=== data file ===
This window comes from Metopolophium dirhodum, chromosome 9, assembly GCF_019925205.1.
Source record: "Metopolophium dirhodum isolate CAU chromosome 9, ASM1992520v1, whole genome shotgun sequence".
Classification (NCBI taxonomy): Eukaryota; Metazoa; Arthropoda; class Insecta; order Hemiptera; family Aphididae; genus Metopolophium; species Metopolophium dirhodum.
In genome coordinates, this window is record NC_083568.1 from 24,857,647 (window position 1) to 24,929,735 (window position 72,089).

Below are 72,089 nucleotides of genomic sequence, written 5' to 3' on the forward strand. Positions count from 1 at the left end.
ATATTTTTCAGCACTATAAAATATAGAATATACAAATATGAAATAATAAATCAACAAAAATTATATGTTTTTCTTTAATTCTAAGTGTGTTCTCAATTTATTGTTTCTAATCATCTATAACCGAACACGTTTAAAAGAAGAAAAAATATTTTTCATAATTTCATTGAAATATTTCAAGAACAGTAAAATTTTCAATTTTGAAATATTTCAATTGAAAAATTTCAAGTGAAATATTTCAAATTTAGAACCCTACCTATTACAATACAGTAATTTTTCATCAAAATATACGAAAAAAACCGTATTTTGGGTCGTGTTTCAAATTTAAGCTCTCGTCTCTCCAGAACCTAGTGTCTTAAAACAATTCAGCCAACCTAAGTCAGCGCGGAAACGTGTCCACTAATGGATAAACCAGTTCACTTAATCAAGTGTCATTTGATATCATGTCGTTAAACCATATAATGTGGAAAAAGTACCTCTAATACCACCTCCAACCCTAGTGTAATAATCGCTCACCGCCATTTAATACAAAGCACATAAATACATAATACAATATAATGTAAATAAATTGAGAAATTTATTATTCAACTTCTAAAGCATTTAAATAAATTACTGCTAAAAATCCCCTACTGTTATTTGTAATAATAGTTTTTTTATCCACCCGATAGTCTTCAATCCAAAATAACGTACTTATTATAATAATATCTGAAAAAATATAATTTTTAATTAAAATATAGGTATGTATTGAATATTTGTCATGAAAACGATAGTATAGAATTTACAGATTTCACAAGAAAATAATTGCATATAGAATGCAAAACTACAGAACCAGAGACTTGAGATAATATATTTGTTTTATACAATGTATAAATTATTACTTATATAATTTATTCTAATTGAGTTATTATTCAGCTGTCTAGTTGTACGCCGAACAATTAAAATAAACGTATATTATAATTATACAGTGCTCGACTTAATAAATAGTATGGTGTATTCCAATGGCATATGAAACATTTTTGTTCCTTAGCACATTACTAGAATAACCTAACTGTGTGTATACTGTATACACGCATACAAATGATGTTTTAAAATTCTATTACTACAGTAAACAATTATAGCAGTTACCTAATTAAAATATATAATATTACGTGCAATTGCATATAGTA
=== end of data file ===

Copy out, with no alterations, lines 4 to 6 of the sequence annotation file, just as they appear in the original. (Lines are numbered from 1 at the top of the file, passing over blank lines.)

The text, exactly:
In genome coordinates, this window is record NC_083568.1 from 24,857,647 (window position 1) to 24,929,735 (window position 72,089).

Below are 72,089 nucleotides of genomic sequence, written 5' to 3' on the forward strand. Positions count from 1 at the left end.
ATATTTTTCAGCACTATAAAATATAGAATATACAAATATGAAATAATAAATCAACAAAAATTATATGTTTTTCTTTAATTCTAAGTGTGTTCTCAATTTATTGTTTCTAATCATCTATAACCGAACACGTTTAAAAGAAGAAAAAATATTTTTCATAATTTCATTGAAATATTTCAAGAACAGTAAAATTTTCAATTTTGAAATATTTCAATTGAAAAATTTCAAGTGAAATATTTCAAATTTAGAACCCTACCTATTACAATACAGTAATTTTTCATCAAAATATACGAAAAAAACCGTATTTTGGGTCGTGTTTCAAATTTAAGCTCTCGTCTCTCCAGAACCTAGTGTCTTAAAACAATTCAGCCAACCTAAGTCAGCGCGGAAACGTGTCCACTAATGGATAAACCAGTTCACTTAATCAAGTGTCATTTGATATCATGTCGTTAAACCATATAATGTGGAAAAAGTACCTCTAATACCACCTCCAACCCTAGTGTAATAATCGCTCACCGCCATTTAATACAAAGCACATAAATACATAATACAATATAATGTAAATAAATTGAGAAATTTATTATTCAACTTCTAAAGCATTTAAATAAATTACTGCTAAAAATCCCCTACTGTTATTTGTAATAATAGTTTTTTTATCCACCCGATAGTCTTCAATCCAAAATAACGTACTTATTATAATAATATCTGAAAAAATATAATTTTTAATTAAAATATAGGTATGTATTGAATATTTGTCATGAAAACGATAGTATAGAATTTACAGATTTCACAAGAAAATAATTGCATATAGAATGCAAAACTACAGAACCAGAGACTTGAGATAATATATTTGTTTTATACAATGTATAAATTATTACTTATATAATTTATTCTAATTGAGTTATTATTCAGCTGTCTAGTTGTACGCCGAACAATTAAAATAAACGTATATTATAATTATACAGTGCTCGACTTAATAAATAGTATGGTGTATTCCAATGGCATATGAAACATTTTTGTTCCTTAGCACATTACTAGAATAACCTAACTGTGTGTATACTGTATACACGCATACAAATGATGTTTTAAAATTCTATTACTACAGTAAACAATTATAGCAGTTACCTAATTAAAATATATAATATTACGTGCAATTGCATATAGTA